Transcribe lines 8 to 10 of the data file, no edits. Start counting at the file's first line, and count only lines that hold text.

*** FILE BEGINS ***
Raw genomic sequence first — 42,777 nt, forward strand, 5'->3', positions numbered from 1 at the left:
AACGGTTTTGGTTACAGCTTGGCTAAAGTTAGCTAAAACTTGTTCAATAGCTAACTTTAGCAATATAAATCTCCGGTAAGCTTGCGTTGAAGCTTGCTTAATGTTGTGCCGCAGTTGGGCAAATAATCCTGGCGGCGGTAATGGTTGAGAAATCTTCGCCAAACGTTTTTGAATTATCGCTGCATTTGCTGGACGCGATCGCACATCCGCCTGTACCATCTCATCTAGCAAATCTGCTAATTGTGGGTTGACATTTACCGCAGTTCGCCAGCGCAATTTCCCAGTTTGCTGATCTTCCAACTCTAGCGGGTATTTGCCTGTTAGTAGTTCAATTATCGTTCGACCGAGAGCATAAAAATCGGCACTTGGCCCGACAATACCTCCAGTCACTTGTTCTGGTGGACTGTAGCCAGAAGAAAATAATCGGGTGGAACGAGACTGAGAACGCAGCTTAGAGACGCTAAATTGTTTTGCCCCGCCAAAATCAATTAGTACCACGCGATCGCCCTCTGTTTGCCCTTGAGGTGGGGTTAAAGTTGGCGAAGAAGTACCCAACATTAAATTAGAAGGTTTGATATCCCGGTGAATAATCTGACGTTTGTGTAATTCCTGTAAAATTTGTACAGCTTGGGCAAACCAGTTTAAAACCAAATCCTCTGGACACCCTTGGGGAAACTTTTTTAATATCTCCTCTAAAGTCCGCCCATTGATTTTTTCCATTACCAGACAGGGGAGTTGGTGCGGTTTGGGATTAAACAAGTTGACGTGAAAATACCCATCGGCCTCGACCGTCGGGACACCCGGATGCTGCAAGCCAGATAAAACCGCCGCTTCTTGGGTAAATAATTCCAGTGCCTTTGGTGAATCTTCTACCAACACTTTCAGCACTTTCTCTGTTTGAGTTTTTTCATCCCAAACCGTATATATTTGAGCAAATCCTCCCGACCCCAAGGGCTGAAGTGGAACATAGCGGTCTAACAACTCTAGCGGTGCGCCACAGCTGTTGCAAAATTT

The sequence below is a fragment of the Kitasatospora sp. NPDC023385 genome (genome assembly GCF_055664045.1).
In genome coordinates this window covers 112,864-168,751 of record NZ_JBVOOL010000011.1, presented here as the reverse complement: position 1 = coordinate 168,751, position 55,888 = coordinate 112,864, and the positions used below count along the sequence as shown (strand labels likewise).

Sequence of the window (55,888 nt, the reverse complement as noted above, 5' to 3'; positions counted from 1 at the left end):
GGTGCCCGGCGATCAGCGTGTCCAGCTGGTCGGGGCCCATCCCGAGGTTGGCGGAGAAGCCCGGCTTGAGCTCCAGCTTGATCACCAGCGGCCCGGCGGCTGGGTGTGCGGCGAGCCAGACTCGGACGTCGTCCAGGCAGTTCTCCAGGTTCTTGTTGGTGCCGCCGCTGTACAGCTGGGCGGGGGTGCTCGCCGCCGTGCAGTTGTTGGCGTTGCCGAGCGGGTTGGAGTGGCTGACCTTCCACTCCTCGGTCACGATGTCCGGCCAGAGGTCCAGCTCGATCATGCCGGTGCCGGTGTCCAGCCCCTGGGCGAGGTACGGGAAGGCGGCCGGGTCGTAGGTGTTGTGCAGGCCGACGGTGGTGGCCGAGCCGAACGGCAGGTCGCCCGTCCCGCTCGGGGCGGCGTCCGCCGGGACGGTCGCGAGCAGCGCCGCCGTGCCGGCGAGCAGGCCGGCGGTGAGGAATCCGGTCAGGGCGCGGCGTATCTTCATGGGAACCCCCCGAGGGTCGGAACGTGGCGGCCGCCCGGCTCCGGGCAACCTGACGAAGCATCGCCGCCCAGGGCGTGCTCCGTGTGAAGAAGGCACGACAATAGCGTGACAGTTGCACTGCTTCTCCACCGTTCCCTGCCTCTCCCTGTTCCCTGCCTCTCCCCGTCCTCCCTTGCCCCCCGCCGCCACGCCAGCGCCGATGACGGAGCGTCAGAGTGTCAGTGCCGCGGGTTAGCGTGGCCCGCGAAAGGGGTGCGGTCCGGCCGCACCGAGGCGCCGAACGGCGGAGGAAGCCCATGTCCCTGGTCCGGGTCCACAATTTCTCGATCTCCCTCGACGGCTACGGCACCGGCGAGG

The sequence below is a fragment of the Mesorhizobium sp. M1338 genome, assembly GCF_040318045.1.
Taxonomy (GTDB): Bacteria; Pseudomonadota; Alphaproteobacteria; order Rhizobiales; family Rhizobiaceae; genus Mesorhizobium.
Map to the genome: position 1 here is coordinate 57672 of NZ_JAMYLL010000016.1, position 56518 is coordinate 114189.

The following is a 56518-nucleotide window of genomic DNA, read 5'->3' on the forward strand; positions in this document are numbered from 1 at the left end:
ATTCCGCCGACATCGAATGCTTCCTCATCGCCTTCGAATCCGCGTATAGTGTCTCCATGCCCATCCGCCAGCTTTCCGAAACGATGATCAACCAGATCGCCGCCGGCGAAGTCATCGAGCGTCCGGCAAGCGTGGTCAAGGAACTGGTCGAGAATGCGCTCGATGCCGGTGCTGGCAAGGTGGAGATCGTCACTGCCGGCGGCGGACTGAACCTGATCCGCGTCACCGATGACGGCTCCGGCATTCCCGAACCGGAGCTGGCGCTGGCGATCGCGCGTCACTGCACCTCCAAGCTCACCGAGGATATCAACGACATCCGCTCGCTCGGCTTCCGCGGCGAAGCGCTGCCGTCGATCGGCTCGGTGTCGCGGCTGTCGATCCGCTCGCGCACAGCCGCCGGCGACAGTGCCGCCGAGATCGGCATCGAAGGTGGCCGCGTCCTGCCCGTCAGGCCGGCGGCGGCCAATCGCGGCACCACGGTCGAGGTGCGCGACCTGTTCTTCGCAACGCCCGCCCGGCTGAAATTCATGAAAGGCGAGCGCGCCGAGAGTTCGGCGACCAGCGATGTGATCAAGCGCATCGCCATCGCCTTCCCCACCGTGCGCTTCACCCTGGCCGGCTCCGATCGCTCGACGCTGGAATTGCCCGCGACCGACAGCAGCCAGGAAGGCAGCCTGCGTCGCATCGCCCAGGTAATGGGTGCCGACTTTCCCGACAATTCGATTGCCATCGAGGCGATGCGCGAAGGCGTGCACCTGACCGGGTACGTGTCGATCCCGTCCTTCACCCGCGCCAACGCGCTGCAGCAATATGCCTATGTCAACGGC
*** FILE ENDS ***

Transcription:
Taxonomy (GTDB): Bacteria; Pseudomonadota; Alphaproteobacteria; order Rhizobiales; family Rhizobiaceae; genus Mesorhizobium.
Map to the genome: position 1 here is coordinate 57672 of NZ_JAMYLL010000016.1, position 56518 is coordinate 114189.

The following is a 56518-nucleotide window of genomic DNA, read 5'->3' on the forward strand; positions in this document are numbered from 1 at the left end: